You should get her , her own copy of the Nikon 18-140. It’s a great lens and she already likes it.

| Reply
Aug 31, 2018 09:57:11   #
Bultaco
 
I know that some will disagree but I've found that FF lens on a crop body are sharper in the center shooting wildlife as most are cropped. I use either a Nikon AF-P 70-300 ff or a Tamron 150-600 G2. I have several primes but seldom use them, bears or moose may be at 30 ft or 100 yards. Landscape or shooting the grand kids I like the Nikor 18-200 VRII. They work very well on me D7100 and D500 shooting 4 legged wildlife.

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Aug 31, 2018 10:07:06   #
Strodav (a regular here)
 
Don't give up on the 55-200mm yet. Set up a test focus target and give it a try on both camera bodies on a tripod. Try it in AF by moving it off of focus and see if it snaps back to the same place every time to push the shutter button half way. Try it in manual mode and Live View. If its the lens, send it to Nikon for repair. If it seems to be working right, you might be able to use fine tune on her camera to walk the lens in.

If you feel it needs to be replaced, take a look at the Tamron 18-400mm. I picked one up for family vacations where you want to travel light yet still get good results. It gets an excellent rating on PCMag.com reviews.

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Aug 31, 2018 10:56:47   #
camerapapi (a regular here)
 
Both kit lenses offered by Nikon ave very capable and sharp. Like many lenses they have their limitations. Perhaps the VR on the 18-140 is better than the VR on the 55-200, that I do not really know but with a shutter speed of let's say 1/500 sec. her images had to be better than they were and understand I do not know how her D3300 was set.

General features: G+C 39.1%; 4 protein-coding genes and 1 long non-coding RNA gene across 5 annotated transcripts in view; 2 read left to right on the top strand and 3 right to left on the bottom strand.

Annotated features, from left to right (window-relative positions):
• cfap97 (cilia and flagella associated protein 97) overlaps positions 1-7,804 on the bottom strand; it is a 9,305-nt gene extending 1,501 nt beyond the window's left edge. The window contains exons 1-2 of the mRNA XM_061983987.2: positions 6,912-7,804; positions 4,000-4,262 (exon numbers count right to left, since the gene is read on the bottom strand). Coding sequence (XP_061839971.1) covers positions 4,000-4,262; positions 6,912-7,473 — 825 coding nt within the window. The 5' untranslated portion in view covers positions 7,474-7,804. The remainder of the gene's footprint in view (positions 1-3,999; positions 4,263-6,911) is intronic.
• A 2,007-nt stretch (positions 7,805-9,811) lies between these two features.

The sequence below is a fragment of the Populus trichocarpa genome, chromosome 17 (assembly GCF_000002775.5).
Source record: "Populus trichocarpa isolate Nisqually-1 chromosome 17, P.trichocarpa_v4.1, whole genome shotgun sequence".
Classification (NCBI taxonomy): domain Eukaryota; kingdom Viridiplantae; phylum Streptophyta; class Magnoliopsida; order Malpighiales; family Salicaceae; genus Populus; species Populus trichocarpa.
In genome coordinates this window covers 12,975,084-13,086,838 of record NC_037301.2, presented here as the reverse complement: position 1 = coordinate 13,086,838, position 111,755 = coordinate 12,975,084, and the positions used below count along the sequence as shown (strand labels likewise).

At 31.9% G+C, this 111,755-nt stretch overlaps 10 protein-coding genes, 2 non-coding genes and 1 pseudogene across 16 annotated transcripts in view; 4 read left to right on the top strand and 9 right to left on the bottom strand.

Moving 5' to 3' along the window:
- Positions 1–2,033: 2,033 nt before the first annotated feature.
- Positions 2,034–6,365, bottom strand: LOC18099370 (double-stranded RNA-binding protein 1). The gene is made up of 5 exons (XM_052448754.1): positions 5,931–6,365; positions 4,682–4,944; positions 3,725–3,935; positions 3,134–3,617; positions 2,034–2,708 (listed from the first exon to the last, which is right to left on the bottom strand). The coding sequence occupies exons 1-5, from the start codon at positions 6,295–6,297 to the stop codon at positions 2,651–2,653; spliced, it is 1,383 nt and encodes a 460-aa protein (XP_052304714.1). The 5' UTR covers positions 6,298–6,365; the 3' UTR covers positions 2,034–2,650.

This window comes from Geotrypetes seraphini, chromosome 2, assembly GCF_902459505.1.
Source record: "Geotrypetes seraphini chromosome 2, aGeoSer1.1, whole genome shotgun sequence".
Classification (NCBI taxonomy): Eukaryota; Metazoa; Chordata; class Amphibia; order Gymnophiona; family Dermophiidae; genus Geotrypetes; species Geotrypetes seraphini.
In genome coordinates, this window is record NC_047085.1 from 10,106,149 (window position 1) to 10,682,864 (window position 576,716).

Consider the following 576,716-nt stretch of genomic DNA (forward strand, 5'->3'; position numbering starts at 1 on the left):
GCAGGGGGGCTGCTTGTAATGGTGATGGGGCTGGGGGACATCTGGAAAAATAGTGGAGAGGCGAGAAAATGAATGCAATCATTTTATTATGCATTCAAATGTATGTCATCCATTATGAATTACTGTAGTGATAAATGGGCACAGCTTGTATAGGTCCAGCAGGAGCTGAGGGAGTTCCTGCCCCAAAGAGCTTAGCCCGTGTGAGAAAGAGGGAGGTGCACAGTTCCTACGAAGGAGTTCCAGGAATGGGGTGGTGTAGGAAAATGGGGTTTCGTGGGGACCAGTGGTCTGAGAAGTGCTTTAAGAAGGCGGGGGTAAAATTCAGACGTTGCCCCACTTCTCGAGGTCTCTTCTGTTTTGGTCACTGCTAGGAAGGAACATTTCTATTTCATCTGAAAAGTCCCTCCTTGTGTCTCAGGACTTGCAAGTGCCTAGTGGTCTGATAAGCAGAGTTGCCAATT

Both of those kit lenses should cover a lot of real estate. They do their part when we do ours.

| Reply
Aug 31, 2018 11:00:30   #
amfoto1 (a regular here)
 
qualtalk wrote:
...Okay, that was a somewhat long "setup" so here's the "quick question": we tend to shoot mainly landscapes and wildlife with an occasional portrait shoot. What would be your recommendations for
our next lens?


Between your two cameras and the lenses you've got for them, you are in pretty good shape.

The only things I might suggest you consider...

300mm is long, but not really long enough for a lot of wildlife photography. You might want to check out Tamron and Sigma 100-400mm lenses. I"d probably prefer the Tamron because it can optionally be fitted with a tripod mounting ring, while the Sigma can't. (I actually shoot w/Canon, so I use their excellent 100-400 instead).

There are also Sigma and Tamron 150-600mm, as well as Nikon's own 200-500mm.... all of which are great for wildlife. However these are bigger, heavier and more expensive lenses.

You also mention shooting portraits.... For that instead of a zoom I recommend a short telephoto prime lens such as a 50mm f/1.8 or f/1.4... or an 85mm f/1.8 or f/1.4... these have one to two stop larger aperture than any zoom, plus are a lot smaller, lighter and more affordable than fast zooms.

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Aug 31, 2018 12:00:51   #
Tigger1
 
Strodav wrote:
Don't give up on the 55-200mm yet. Set up a test focus target and give it a try on both camera bodies on a tripod. Try it in AF by moving it off of focus and see if it snaps back to the same place every time to push the shutter button half way. Try it in manual mode and Live View. If its the lens, send it to Nikon for repair. If it seems to be working right, you might be able to use fine tune on her camera to walk the lens in.

If you feel it needs to be replaced, take a look at the Tamron 18-400mm. I picked one up for family vacations where you want to travel light yet still get good results. It gets an excellent rating on PCMag.com reviews.
Don't give up on the 55-200mm yet. Set up a test ... (show quote)


Agree with your comments Strodav except for your; "you might be able to use fine tune on her camera"...., sorry but the "fine tune function" is not available on the Nikon 3000 and 5000 series cameras according to a discussion I had with Nikon.

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Aug 31, 2018 12:54:02   #
no nameJoe
 
Qsigma 18/250 3.5 5.6 les than $400 I have used on my 5100 and 7100 makes great pictures